Foothills businessman Dan Creed was in Washington, D.C., eight years ago Friday when terrorists flew a passenger plane into the Pentagon.

For many people Sept. 11, 2001 has faded into memory.

But not for Dan Creed. He doesn’t dwell on 9/11, but he also doesn’t forget his brush with history that day.

The Ahwatukee Foothills man, along with two colleagues, were stopped near the Naval Annex, near the Pentagon that Tuesday morning, when they saw American Airlines Flight 77 roar by and slam into the Pentagon.

“It still bothers us of how the event happened, and the timing of it: that we were sitting there, with our engine off, looking at the Pentagon,” said Creed, president and chief executive officer of FocalPoint Coaching and a board member of the Ahwatukee Foothills Chamber of Commerce.

At the time, Creed worked for Oracle and had been at the annex meeting with an admiral, when an aide came in and told them about the two planes flying into the World Trade Center. The meeting was immediately cancelled. Creed and his co-workers started to drive back to the Oracle office when they stopped to discuss what was happening in New York.

“It’s like we were supposed to be sitting there and seeing it,” he said.

Creed noted that the Boeing 757-200 was no more than 30 feet off the ground, with engines screaming as it passed by.

Afterwards he said he tried and tried, but couldn’t make his fingers dial 911 on his cell phone.

“I was shaking so much,” he said.

Despite his eyewitness account of seeing the jet screaming in a treetop level, Creed says that every year conspiracy buffs call to tell him he was wrong, that it couldn’t have been a commercial aircraft.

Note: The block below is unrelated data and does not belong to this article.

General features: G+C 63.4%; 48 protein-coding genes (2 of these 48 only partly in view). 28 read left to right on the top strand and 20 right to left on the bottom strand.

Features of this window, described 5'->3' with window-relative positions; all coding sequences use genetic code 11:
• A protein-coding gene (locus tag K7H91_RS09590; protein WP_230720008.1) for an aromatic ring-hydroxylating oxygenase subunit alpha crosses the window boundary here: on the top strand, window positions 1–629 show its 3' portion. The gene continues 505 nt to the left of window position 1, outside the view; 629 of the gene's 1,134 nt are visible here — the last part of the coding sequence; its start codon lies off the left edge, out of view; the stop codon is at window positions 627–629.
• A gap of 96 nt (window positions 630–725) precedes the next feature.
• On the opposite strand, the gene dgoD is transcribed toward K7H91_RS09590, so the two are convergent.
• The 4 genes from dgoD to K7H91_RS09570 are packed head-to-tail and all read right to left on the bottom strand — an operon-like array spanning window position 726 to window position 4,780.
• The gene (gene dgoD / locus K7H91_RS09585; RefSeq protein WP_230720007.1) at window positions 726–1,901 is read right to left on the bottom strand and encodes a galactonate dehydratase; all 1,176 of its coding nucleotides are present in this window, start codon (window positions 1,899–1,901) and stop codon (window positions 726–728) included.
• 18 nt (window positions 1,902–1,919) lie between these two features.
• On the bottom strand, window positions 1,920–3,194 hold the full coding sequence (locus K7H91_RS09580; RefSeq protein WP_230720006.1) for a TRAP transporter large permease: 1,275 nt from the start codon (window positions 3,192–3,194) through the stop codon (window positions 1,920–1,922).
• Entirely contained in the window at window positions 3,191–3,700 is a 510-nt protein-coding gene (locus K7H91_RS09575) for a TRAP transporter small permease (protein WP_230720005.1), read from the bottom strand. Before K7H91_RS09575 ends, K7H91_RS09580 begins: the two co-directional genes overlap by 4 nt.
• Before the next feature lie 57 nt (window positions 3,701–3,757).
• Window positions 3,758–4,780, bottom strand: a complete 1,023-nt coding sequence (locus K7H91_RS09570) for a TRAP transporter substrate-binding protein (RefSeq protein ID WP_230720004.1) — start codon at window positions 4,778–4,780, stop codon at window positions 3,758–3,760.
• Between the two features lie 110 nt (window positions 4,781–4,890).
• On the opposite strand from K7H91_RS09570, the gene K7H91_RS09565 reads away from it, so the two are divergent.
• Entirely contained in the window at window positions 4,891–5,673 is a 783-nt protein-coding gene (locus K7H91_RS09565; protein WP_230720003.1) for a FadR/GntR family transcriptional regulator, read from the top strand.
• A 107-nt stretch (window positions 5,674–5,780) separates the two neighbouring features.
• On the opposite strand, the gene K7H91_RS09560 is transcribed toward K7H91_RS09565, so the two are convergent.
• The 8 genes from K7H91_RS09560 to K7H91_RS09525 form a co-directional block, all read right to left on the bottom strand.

“I was there; I saw it; I saw everything. I just don’t get it,” he said.

Ten days later, Creed said he managed to get a flight back to Arizona and his wife and family.

“I got out (at Terminal 2) and I kissed the ground,” he said.

The events of that day had a major impact on Creed.

“I try to just keep the whole event in my heart and try to be positive about the experience, about family and brevity of life, and I think I owe it to myself to not forget what happened,” he said. “I don’t dwell on it, but I remember it.”

It also motivated him to leave Oracle, where he traveled extensively, and focus more on family and helping others.

“It gave me more passion in life,” Creed said.

He started business consulting and coaching, sharing what he had learned over a lifetime, which resulted in Creed winning the Brian Tracy Award of Excellence from FocalPoint Coaching International two years in a row, something that had never been done before.

Similar to past anniversaries of the terrorist attack, Creed said he’ll work, stay away from the radio or television, take his wife out to dinner, and maybe a movie, and the two might go up to Flagstaff for the weekend.

“Life is short,” he said.

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